36 Skylark Avenue

a rare vagrant




East and West

I grew up in a little village (Maroslele) only a stone’s throw from two international borders in Southern Hungary, one leading to Romania, and the other to Serbia (still Yugoslavia back in the day). Now this village is a “sleepy hollow” indeed, as if time would have come to a complete halt there. Of course you don’t really get to notice this while you are sheltered by this very “bell jar”. Maybe this is why I never got to cross these two borders (or any other borders) until I was 20 years old. Eventually, my belated first longer cross-border trips led not to the two nearby Southern countries but in the opposite direction, to Slovakia, to Austria, to Germany, a 2007 train journey being my most significant travel experience then.

Ten years later I faced an opportunity to travel to Cluj-Napoca/Kolozsvár in Romania. I decided right away that I’d celebrate the 10th anniversary of that trip to the North/West with a similarly extensive train journey to the East/South. And of course, I wanted to play a bit with the old photos, reproducing variations of some of my older pics. So many things have changed (most importantly, I spent three years working in one of those neighboring countries), and it took a while to realise that one of the most powerful forces shaping my life is this enduring tension between East and West.

Sitting on the train watching a photo taken while I was sitting on a train
My reading (an English book) then…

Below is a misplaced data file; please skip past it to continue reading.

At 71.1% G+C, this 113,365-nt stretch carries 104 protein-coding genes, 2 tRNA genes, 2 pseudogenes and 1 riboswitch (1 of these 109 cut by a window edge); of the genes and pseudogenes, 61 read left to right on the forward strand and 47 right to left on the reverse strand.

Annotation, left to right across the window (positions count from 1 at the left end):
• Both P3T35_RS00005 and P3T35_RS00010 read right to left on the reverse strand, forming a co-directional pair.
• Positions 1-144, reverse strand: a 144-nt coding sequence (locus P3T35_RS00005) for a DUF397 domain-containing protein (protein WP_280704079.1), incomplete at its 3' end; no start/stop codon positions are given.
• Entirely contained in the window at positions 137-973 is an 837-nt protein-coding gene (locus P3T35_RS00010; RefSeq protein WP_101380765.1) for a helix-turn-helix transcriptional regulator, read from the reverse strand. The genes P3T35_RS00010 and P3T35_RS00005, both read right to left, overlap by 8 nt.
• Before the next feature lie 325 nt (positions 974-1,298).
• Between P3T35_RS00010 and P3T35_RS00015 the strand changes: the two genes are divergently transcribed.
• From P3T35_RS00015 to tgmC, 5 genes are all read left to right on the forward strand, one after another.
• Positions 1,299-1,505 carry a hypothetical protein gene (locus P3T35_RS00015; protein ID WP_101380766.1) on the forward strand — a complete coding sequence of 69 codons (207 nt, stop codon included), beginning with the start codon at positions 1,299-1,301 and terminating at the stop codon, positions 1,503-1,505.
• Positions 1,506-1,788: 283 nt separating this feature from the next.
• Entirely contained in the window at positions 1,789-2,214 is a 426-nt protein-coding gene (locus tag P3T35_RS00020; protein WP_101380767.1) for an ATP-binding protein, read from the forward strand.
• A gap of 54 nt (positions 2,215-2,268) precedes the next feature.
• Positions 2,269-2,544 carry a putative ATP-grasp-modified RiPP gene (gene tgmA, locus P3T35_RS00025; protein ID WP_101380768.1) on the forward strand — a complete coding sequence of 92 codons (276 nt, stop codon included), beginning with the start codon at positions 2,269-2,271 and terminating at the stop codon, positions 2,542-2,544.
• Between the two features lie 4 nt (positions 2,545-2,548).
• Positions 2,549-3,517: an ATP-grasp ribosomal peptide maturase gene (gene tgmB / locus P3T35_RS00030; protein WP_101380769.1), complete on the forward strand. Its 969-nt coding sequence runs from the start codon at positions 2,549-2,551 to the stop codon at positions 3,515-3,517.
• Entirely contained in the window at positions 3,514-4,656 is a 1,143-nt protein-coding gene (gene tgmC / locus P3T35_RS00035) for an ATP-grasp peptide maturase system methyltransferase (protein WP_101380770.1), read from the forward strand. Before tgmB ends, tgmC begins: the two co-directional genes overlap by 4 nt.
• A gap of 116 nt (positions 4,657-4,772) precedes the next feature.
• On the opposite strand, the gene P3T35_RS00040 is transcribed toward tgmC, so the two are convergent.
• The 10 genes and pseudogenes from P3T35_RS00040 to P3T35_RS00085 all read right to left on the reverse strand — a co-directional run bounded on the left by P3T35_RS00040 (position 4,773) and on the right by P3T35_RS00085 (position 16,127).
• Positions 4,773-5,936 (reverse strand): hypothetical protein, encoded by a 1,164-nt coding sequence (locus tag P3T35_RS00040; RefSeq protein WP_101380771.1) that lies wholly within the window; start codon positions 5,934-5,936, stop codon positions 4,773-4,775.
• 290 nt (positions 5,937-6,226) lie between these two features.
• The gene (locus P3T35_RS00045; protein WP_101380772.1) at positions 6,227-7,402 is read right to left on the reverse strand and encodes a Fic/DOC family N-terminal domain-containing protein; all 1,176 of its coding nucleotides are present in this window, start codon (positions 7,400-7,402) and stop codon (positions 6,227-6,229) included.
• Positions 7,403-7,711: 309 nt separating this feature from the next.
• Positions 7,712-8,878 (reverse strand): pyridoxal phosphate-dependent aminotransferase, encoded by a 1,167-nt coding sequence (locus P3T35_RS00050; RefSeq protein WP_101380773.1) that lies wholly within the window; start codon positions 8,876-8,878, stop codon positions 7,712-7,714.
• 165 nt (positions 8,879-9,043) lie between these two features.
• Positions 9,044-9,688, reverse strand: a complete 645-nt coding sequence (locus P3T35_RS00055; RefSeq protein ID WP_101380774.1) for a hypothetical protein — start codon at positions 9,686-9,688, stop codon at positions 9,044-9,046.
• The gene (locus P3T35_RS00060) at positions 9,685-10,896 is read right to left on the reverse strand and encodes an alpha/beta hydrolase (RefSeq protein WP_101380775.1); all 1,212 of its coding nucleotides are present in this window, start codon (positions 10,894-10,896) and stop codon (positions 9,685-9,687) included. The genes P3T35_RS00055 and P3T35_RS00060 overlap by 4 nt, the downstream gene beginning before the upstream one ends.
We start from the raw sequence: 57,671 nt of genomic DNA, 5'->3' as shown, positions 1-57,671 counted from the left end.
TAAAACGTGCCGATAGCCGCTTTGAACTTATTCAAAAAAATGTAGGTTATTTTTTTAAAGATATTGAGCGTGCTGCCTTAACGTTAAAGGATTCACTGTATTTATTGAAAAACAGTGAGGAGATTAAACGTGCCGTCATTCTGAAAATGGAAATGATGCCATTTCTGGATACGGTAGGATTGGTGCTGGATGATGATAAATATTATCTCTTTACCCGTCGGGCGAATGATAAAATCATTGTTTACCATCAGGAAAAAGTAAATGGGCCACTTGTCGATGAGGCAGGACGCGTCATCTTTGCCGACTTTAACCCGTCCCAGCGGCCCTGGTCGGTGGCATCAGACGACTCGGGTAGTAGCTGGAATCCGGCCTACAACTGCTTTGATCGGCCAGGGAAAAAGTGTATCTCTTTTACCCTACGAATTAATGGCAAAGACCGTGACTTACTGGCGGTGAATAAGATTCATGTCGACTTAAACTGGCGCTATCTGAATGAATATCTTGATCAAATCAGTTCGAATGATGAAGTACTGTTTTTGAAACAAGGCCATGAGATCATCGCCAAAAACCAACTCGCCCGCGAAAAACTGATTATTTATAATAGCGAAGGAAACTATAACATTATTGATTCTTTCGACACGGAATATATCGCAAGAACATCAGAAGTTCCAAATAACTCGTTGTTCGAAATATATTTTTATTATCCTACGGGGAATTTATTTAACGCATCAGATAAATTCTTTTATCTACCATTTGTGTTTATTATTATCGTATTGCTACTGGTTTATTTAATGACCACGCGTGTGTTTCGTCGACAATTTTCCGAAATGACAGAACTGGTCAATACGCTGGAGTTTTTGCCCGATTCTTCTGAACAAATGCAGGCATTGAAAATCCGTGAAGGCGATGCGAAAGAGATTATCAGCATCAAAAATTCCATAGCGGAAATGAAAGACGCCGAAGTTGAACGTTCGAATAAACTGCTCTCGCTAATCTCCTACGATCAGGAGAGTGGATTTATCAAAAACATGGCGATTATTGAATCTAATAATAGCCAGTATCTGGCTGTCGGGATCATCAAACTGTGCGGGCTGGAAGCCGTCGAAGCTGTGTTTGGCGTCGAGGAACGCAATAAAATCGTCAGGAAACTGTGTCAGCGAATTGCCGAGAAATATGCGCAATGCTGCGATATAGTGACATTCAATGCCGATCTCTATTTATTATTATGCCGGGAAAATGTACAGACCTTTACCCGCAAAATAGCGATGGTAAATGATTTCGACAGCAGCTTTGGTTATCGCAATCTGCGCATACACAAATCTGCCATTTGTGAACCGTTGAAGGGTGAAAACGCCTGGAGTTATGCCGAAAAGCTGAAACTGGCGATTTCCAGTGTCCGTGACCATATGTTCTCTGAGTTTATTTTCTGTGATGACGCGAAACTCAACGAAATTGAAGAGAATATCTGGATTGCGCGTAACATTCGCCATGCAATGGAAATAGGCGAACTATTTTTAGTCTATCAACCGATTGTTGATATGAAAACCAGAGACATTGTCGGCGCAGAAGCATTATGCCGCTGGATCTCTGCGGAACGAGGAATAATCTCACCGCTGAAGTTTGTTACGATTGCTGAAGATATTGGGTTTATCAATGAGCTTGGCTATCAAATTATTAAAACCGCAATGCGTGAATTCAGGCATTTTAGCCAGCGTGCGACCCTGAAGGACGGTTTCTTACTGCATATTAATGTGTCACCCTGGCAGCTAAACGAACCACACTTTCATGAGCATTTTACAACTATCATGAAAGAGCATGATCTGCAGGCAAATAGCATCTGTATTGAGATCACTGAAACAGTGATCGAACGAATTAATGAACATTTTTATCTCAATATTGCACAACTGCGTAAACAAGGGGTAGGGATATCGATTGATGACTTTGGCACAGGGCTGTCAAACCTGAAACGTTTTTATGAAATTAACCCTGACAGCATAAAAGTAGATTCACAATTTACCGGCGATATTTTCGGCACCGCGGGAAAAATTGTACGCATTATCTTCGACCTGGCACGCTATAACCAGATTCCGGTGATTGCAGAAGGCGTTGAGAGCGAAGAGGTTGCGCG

… and now (a Hungarian book)

And in the rest of the series, YOU decide which is West, which is East



24 from 17


It was a desperately long train journey. A mother was sitting opposite me, caressing her little baby who was crying for hours and hours. It totally exhausted me. Just like her brother, occupied with his toy computer, incessantly whining and shrieking meanwhile. I needed a break, so I went to the dining car. A young couple was all over each other there, and it just ruined my appetite. I went back, the mother had already left, and I was almost starting to feel relieved. Enter a policeman in blue uniform and an elegant manager. They were arguing in a loud, violent manner, like buffoons on an empty stage. I was happy to finally arrive at the station. I entered the customs office. A shabby old man was sitting there with spectacles on his nose. He carefully read through all the pages of my passport, and then on the very last page, he stamped the word ‘Oblivion’.

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